Women's Rights

Christa & Micah

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Cult of Domesticity:

Prevailing value system among the upper and middle classes during the nineteenth century in the United States.

The outcome of the cult of domesticity:

•Affected married woman’s labor market participation in the 19th and the beginning of the 20th century.

•Woman were supposed to devote themselves to unpaid domestic labor and refrain from paid, market-oriented work.

•Private woman’s opinions for work, for education, for voicing opinions, or for supporting reform.

“Declaration of Sentiment”:

A document signed in 1848 by 68 women and 32 men attendees at the first convention to be organized by women.

The outcome of the Declaration of Sentiment:

•Woman suffered under the shadow if injustice and inequality.

•Impacted social and political structures of the country.

•After the document was presented all women stood up for themselves, brought health reform, and education reform.

Seneca Falls Convention:

Was the first women’s rights convention advertised itself as a “convention” to discuss social, civil, and religious condition and rights of women held in Seneca Falls New York on July 19th-20th, 1848.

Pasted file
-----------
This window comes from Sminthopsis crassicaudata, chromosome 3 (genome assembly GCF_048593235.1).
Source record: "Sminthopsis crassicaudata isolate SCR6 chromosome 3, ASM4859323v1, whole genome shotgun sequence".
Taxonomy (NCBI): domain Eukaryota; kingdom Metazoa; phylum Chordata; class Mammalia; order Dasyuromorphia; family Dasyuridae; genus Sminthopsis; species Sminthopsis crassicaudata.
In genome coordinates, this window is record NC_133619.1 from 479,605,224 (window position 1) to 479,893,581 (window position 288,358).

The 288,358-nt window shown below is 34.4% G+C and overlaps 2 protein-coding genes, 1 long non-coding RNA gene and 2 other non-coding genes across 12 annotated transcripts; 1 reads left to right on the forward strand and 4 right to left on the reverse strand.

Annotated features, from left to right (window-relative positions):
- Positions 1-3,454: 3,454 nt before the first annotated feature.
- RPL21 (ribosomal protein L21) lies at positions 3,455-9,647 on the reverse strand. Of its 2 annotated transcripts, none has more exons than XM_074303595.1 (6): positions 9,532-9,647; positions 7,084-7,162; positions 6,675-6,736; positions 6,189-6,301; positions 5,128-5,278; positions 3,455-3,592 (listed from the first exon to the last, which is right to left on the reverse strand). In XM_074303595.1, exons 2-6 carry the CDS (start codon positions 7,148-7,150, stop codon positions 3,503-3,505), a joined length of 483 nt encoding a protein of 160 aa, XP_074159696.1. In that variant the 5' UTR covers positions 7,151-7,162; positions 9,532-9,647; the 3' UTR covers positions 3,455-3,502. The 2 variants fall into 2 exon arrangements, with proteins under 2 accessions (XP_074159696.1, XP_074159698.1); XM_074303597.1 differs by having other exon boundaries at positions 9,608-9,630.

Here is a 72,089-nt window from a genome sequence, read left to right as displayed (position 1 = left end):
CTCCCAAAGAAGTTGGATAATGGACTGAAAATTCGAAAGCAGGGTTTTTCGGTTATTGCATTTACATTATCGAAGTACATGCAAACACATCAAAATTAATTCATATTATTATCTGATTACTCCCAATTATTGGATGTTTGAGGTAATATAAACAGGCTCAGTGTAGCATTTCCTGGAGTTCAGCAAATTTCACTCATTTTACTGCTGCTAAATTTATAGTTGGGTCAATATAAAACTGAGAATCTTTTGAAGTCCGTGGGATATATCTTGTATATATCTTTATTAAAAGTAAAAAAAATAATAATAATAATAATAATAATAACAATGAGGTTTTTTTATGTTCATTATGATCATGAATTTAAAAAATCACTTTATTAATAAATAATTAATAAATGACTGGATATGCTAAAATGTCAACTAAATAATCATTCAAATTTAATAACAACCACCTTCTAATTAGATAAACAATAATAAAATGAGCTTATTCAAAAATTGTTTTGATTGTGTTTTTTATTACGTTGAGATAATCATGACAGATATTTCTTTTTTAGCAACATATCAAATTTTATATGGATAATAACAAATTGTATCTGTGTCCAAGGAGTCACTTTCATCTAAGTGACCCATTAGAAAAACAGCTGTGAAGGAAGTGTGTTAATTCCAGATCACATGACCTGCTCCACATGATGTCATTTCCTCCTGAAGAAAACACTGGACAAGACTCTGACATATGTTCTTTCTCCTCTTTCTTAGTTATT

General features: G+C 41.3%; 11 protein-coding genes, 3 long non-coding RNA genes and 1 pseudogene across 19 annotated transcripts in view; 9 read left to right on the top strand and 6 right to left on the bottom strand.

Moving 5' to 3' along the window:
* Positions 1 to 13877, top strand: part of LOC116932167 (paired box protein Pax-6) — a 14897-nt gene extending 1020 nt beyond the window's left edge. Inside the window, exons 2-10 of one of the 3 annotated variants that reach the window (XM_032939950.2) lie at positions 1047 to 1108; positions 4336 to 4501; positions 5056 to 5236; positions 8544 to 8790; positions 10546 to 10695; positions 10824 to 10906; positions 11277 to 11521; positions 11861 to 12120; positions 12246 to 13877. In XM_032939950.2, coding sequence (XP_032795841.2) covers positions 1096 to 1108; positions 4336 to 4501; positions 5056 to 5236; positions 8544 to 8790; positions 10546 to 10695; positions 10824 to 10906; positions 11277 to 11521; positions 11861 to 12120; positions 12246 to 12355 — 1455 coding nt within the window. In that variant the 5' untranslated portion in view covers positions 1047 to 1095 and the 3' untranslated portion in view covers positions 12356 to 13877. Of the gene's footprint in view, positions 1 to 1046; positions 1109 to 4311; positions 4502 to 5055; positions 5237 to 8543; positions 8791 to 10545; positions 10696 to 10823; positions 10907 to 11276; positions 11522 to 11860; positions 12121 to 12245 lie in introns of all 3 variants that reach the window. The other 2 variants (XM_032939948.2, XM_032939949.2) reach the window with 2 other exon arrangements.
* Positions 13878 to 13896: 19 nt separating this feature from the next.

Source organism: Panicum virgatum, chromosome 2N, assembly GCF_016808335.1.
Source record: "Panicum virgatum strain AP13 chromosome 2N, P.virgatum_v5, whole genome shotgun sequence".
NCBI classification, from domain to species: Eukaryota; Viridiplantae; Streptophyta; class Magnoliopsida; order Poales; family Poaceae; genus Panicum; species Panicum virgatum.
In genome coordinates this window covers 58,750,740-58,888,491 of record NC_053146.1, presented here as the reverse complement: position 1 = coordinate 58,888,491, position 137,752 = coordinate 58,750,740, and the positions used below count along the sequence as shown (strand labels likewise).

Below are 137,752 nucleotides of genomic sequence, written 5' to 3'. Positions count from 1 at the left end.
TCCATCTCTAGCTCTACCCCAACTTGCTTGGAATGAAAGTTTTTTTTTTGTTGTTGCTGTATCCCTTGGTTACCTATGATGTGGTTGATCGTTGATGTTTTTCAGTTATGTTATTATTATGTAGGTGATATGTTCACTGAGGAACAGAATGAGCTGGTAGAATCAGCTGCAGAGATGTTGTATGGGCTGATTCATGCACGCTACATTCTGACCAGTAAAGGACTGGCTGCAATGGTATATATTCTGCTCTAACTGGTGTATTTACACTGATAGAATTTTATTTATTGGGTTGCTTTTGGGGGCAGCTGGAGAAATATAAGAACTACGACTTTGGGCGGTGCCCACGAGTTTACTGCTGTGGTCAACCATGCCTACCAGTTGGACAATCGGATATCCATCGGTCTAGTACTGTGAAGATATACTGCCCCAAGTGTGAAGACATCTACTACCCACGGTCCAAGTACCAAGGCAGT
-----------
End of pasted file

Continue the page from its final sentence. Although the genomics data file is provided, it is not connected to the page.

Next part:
The outcome of the Seneca Falls Convention:

•Played a big part in aiding the abolitionist movement of the early 19th century.

•Made women and blacks to finally become first-class citizens of the United States.

Sojourner Truth:

Sojourner Truth was an African American abolitionist and women’s rights activist. She lived during a time when women did not have equal rights. Sojourner Truth bravely worked to end slavery and gain equal rights for women. She was born into slavery with the name Isabella Baumfree in 1797, Swartekill, New York, U.S. She escaped slavery with her infant daughter to freedom in 1826. She then went to court to recover her son and became the first black woman to win a case against a white man. Truth died November 26, 1883, at age 86 at Battle Creek, Michigan, U.S.